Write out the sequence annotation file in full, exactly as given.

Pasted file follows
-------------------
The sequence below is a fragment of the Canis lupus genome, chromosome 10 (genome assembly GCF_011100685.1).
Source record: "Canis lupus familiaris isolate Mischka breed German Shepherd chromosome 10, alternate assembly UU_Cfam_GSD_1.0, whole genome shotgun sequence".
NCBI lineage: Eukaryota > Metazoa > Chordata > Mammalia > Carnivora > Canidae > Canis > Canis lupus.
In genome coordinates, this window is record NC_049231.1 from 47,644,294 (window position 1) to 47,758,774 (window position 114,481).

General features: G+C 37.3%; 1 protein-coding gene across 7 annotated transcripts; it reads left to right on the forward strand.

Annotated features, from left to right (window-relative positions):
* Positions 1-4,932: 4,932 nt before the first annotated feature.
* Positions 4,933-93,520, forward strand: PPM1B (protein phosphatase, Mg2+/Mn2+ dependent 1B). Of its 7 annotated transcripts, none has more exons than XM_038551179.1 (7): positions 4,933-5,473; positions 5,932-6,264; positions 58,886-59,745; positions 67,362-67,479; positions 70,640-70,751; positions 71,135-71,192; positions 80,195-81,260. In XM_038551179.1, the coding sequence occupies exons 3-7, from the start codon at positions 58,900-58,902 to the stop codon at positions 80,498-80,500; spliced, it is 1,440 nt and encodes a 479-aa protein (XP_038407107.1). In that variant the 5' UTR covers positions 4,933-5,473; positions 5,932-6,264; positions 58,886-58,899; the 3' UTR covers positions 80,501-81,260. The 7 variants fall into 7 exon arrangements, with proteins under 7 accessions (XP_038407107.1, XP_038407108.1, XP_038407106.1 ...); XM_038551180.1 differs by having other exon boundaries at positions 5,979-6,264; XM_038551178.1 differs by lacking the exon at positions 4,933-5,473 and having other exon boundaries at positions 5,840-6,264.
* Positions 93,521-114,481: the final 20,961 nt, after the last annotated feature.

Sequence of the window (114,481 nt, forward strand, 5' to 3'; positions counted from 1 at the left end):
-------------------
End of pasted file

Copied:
The sequence below is a fragment of the Canis lupus genome, chromosome 10 (genome assembly GCF_011100685.1).
Source record: "Canis lupus familiaris isolate Mischka breed German Shepherd chromosome 10, alternate assembly UU_Cfam_GSD_1.0, whole genome shotgun sequence".
NCBI lineage: Eukaryota > Metazoa > Chordata > Mammalia > Carnivora > Canidae > Canis > Canis lupus.
In genome coordinates, this window is record NC_049231.1 from 47,644,294 (window position 1) to 47,758,774 (window position 114,481).

General features: G+C 37.3%; 1 protein-coding gene across 7 annotated transcripts; it reads left to right on the forward strand.

Annotated features, from left to right (window-relative positions):
* Positions 1-4,932: 4,932 nt before the first annotated feature.
* Positions 4,933-93,520, forward strand: PPM1B (protein phosphatase, Mg2+/Mn2+ dependent 1B). Of its 7 annotated transcripts, none has more exons than XM_038551179.1 (7): positions 4,933-5,473; positions 5,932-6,264; positions 58,886-59,745; positions 67,362-67,479; positions 70,640-70,751; positions 71,135-71,192; positions 80,195-81,260. In XM_038551179.1, the coding sequence occupies exons 3-7, from the start codon at positions 58,900-58,902 to the stop codon at positions 80,498-80,500; spliced, it is 1,440 nt and encodes a 479-aa protein (XP_038407107.1). In that variant the 5' UTR covers positions 4,933-5,473; positions 5,932-6,264; positions 58,886-58,899; the 3' UTR covers positions 80,501-81,260. The 7 variants fall into 7 exon arrangements, with proteins under 7 accessions (XP_038407107.1, XP_038407108.1, XP_038407106.1 ...); XM_038551180.1 differs by having other exon boundaries at positions 5,979-6,264; XM_038551178.1 differs by lacking the exon at positions 4,933-5,473 and having other exon boundaries at positions 5,840-6,264.
* Positions 93,521-114,481: the final 20,961 nt, after the last annotated feature.

Sequence of the window (114,481 nt, forward strand, 5' to 3'; positions counted from 1 at the left end):